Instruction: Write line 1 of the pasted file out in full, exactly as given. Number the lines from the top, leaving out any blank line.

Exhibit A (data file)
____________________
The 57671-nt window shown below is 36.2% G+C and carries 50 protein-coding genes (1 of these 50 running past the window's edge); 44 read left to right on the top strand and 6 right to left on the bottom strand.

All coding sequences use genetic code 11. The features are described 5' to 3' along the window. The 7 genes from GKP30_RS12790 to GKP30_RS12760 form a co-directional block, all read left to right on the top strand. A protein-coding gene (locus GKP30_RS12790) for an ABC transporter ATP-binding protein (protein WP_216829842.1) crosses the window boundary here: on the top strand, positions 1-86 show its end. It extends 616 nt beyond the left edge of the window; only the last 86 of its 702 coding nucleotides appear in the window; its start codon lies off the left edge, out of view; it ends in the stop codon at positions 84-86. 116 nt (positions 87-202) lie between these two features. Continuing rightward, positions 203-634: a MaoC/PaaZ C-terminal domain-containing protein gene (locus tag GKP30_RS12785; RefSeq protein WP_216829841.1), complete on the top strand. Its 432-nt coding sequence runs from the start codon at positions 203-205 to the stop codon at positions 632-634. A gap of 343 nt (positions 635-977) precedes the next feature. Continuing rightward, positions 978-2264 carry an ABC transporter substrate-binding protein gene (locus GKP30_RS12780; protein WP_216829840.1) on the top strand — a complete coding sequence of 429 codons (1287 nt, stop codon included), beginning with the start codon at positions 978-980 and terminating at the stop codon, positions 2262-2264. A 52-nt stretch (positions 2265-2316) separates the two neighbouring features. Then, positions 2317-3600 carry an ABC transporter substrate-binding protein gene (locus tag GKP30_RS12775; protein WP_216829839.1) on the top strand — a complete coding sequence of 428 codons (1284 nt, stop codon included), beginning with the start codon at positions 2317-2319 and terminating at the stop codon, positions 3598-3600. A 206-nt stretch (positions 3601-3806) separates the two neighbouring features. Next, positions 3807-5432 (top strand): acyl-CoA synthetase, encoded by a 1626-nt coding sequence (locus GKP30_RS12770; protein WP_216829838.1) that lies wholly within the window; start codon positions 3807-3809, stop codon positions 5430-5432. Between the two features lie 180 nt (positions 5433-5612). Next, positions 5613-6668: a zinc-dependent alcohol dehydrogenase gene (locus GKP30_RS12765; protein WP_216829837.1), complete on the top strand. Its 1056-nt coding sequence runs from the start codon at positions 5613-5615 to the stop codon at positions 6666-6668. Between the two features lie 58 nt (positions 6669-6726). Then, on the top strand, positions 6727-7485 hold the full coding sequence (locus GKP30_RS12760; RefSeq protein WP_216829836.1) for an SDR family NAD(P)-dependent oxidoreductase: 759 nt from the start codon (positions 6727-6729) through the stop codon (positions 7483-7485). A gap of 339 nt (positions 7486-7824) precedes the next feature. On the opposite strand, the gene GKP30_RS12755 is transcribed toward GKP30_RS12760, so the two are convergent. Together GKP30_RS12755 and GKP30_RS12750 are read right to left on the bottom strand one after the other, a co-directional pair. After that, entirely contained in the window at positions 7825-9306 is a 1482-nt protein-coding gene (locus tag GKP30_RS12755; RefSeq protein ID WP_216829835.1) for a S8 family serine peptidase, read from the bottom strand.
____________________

The 57671-nt window shown below is 36.2% G+C and carries 50 protein-coding genes (1 of these 50 running past the window's edge); 44 read left to right on the top strand and 6 right to left on the bottom strand.